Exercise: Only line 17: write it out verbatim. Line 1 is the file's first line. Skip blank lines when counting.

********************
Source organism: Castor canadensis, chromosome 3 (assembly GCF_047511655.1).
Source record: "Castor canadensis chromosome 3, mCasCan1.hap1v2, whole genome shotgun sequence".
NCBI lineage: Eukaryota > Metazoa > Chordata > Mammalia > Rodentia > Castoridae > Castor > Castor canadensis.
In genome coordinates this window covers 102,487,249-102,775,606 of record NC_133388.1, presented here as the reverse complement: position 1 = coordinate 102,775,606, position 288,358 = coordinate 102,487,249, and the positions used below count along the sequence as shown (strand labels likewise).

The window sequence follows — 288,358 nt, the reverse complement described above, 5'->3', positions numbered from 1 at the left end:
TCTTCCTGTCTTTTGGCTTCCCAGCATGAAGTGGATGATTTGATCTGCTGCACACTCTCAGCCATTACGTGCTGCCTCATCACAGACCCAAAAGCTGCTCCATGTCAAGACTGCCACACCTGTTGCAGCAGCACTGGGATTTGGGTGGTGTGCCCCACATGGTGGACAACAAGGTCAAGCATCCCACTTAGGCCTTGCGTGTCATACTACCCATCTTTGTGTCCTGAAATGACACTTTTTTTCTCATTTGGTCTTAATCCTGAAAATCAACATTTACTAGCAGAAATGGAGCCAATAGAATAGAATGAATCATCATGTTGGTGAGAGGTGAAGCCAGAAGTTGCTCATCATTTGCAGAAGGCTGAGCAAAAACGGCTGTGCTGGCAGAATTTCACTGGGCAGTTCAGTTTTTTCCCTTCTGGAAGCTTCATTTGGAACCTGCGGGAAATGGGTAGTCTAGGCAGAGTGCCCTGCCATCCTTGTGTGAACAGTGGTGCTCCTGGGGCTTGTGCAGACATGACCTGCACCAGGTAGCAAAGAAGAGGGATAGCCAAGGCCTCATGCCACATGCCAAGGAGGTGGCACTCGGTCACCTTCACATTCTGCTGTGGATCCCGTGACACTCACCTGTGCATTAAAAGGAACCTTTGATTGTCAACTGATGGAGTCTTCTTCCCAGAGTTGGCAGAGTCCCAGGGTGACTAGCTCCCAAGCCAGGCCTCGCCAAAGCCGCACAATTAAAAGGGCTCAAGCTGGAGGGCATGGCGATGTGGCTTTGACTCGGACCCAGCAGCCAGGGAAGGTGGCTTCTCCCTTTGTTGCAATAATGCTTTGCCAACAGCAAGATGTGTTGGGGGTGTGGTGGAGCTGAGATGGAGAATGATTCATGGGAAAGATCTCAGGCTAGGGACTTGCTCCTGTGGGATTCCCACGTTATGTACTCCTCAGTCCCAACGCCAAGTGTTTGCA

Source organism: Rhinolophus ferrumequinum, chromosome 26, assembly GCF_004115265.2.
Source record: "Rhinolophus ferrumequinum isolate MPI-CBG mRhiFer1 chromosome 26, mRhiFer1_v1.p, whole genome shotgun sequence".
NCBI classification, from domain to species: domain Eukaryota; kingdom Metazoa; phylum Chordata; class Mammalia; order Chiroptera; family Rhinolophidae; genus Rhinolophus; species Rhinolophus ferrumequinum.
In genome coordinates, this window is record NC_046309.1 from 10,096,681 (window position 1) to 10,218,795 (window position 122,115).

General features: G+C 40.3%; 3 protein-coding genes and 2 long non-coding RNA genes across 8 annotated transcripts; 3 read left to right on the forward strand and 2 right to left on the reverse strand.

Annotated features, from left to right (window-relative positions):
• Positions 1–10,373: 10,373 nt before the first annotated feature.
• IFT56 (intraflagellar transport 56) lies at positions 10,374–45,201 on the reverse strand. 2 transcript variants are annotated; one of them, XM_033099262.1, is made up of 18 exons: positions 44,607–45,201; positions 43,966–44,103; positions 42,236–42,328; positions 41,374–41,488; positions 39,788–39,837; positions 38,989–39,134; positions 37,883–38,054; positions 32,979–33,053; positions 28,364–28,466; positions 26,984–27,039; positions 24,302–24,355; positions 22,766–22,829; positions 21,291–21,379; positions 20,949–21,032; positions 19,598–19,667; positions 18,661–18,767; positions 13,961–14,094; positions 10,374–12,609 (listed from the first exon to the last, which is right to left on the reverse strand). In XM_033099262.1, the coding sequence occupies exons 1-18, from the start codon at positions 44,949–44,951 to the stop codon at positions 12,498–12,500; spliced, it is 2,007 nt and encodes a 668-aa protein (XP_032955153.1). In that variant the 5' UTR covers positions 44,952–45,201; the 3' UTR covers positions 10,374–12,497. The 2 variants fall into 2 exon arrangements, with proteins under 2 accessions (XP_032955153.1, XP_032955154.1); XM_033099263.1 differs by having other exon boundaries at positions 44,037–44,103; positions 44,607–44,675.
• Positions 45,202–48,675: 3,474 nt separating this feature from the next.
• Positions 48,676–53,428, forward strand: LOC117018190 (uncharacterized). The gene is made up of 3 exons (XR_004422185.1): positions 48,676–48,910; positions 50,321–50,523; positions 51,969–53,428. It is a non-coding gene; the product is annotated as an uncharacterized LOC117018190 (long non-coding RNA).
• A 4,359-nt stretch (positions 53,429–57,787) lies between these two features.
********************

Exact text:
• A 4,359-nt stretch (positions 53,429–57,787) lies between these two features.